The ʻai me ka iʻa concept comes from an ʻōlelo noʻeau similar to “i komo ka ʻai i ka paʻakai” which translates to “it is the salt that makes the poi go in. “Poi tastes much better with salted meats. If there is no meat, one can make a meal of poi and salt.” (Pukui).
The ʻai me ka iʻa concept provides a pathway to address, improve, and/or supplement any work that is already being done. In this case, the ʻai represents each HOI Workgroup and the work they are already doing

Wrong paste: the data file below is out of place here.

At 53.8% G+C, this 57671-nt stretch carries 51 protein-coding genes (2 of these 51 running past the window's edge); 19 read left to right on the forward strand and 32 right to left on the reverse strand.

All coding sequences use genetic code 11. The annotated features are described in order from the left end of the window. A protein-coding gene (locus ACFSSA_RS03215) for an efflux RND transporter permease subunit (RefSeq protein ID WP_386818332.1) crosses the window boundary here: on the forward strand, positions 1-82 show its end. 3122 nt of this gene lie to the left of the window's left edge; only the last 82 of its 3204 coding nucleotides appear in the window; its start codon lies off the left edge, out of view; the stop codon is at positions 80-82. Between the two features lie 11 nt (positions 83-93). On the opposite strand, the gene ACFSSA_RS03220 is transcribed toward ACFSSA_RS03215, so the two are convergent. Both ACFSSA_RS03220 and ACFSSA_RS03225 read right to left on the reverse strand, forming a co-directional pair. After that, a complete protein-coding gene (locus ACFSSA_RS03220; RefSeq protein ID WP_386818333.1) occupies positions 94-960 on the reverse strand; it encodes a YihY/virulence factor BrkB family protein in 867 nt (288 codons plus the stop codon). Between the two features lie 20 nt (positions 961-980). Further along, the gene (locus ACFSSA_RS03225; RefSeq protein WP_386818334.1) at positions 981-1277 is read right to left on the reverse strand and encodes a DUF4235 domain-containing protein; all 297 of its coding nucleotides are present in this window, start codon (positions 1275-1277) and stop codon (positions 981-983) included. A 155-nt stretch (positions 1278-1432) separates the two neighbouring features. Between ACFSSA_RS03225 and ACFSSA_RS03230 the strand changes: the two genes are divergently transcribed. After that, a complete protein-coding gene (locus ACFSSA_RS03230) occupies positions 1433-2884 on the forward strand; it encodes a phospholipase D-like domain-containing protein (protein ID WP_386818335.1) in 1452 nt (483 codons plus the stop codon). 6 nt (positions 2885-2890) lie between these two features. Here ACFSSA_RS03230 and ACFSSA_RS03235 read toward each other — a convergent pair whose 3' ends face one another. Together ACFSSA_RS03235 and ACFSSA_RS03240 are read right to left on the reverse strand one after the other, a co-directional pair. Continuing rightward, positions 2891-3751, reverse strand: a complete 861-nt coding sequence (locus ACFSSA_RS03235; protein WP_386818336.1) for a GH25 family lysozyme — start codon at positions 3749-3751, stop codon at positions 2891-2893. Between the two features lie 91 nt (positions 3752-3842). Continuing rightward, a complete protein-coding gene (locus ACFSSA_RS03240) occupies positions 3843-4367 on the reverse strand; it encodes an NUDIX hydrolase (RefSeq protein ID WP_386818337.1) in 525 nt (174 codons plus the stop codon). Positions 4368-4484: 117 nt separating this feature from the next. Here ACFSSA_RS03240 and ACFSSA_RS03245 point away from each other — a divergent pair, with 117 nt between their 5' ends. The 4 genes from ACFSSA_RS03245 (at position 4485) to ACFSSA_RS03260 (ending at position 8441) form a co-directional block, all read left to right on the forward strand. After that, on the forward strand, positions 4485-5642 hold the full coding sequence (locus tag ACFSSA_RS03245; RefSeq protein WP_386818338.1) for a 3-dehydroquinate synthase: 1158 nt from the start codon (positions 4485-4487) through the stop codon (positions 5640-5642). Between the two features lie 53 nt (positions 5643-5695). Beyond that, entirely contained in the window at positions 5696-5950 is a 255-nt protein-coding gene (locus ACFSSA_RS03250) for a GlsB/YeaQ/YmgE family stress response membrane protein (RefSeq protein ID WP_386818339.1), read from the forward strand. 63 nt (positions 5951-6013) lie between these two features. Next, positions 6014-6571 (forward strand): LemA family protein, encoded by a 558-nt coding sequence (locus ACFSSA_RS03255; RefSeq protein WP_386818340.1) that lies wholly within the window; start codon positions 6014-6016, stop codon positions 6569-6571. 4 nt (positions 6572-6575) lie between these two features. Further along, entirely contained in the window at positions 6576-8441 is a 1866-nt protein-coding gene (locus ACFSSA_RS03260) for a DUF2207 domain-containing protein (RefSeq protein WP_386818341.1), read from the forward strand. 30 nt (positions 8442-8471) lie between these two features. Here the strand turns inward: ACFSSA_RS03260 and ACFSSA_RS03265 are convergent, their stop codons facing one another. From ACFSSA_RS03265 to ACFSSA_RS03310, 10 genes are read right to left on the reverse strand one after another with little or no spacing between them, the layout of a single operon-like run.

The iʻa represents the cultural sustenance provided by the Kanilehua Framework.
Kākuhihewa is the 15th aliʻi ‘aimoku (ruling chief) of O‘ahu famously named in the mele “Kaulana Nā Pua.” Kākuhihewa was a kind and friendly chief who was born in Kūkaniloko and raised in the ‘Ewa moku. His primary endeavor was farming, and it is said that his abundant harvests on O‘ahu could be smelled from Kaua‘i.
Today, there is a state office building named after him in Kapolei.